Hoffman and Rowe 2018
bring us a large field jacket dotted with 38 tiny hatchlings of Kayentatherium, a tritylodontid synapsid the size of a cat (Figs. 1,2). In this wonderful and unique discovery the authors report, “Here we present what is, to our knowledge, the first fossil record of pre- or near-hatching young of any non-mammalian synapsid. The single clutch comprises at least 38 individuals, well outside the range of litter sizes documented in extant mammals. This discovery confirms that production of high numbers of offspring represents the ancestral condition for amniotes, and also constrains the timing of a reduction in clutch size along the mammalian stem.”
That last statement needs to be taken as conjecture
because we don’t have data for a long list of predecessor taxa going back to Devonian tetrapods. The authors’ statement could be true. On the other hand, the tritylodontids, being derived herbivores, might have created lots of babies, while their omnivore and carnivore ancestors, more in the line of mammal ancestry, laid smaller numbers of larger eggs. We just don’t know. The authors provided one puzzle piece. That’s not enough to make a conclusive statement.
Then Hoffman and Rowe double down:
“The discovery of a large clutch in a stem mammal provides material evidence that producing high numbers of offspring is the ancestral condition for amniotes, and that small litters represent a derived mammalian trait.” Wait a minute… lobe-fin coelacanths embryos hatch within the female and only a few are produced at a time. What happened between coelacanths and tritylodontids? We just don’t have the data for a long list of taxa between these two. Best not to guess and make it sound like scientific canon.
Note the narrow braincase in Kayentatherium,
slightly narrower than in ancestors, like Sinoconodon (Fig. 3) and basal mammals, like Sinodelphys. A U of Texas article (ref. below) reports, “The 3D visualizations Hoffman produced allowed her to conduct an in-depth analysis of the fossil that verified that the tiny bones belonged to babies and were the same species as the adult. Her analysis also revealed that the skulls of the babies were like scaled-down replicas of the adult, with skulls a tenth the size but otherwise proportional. This finding is in contrast to mammals, which have babies that are born with shortened faces and bulbous heads to account for big brains.”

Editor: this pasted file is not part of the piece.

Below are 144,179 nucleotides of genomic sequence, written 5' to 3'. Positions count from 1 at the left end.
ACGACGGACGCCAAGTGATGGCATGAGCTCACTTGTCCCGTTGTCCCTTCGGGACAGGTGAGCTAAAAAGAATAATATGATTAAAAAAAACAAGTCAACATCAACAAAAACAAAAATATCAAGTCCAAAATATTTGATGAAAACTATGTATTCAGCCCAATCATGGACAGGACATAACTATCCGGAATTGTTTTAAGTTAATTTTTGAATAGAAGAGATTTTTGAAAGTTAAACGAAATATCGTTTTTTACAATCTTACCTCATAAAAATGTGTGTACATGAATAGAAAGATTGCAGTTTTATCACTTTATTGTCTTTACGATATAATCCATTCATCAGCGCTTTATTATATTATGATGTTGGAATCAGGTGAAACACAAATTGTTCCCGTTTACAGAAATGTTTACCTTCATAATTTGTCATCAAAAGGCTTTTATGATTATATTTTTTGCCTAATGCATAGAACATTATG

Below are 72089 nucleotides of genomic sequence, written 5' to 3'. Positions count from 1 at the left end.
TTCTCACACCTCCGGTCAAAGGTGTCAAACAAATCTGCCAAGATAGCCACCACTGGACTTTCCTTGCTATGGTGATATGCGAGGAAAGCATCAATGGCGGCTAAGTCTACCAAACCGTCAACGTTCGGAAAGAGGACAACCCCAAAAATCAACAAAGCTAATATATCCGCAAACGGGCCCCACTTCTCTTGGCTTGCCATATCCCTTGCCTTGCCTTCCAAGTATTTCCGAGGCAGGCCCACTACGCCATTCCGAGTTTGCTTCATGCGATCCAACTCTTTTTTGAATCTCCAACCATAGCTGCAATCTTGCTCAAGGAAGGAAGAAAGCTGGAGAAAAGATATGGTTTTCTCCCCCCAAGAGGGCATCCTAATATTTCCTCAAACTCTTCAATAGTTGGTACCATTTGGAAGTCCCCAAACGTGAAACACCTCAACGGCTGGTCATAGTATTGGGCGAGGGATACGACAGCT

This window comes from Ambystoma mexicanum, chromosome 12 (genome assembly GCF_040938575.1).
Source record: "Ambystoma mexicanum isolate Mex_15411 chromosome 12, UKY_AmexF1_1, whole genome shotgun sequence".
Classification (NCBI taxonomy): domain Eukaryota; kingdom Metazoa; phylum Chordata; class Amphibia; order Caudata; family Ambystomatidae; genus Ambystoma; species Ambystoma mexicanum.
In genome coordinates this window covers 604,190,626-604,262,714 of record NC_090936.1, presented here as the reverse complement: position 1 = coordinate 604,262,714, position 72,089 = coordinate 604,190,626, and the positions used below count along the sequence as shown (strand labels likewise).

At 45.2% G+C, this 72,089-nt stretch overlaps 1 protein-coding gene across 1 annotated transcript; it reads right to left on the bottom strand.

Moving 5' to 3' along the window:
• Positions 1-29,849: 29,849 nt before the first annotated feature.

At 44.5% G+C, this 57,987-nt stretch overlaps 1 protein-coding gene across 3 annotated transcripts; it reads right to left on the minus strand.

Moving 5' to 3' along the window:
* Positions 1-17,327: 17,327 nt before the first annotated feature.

“The discovery that Kayentatherium had a tiny brain and many babies, despite otherwise having much in common with mammals, suggests that a critical step in the evolution of mammals was trading big litters for big brains, and that this step happened later in mammalian evolution. ‘Just a few million years later, in mammals, they unquestionably had big brains, and they unquestionably had a small litter size,’ Rowe said.”
Actually brains stayed relatively small
until we get to more recent prototheres, more recent metatheres (by convergence) and more recent placentals (again, by convergence). Check out the following basal mammal taxa for cranium ‘narrowness’
To show that cranium width can narrow
or become relatively smaller in highly derived placental mammals check out the following taxa:
So the skull can balloon, or narrow, depending on the situation over millions of years.
According to the authors, the skull length of a hatchling
was 1/20 that of an adult with an isometric rostrum and a smaller, allometric, temporal fenestra. Is that correct? See for yourself (Fig. 2). It looks like the orbit was larger, while the rostrum and temple were both smaller. Hate to nit-pick, but there you are…
Again, this was a wonderful find and a great presentation.
We just don’t want to get ahead of ourselves after one discovery, when other hypotheses are currently possible and now on the table.
Hoffman EA and Rowe TB 2018. Jurassic stem-mammal perinates and the origin of mammalian reproduction and growth.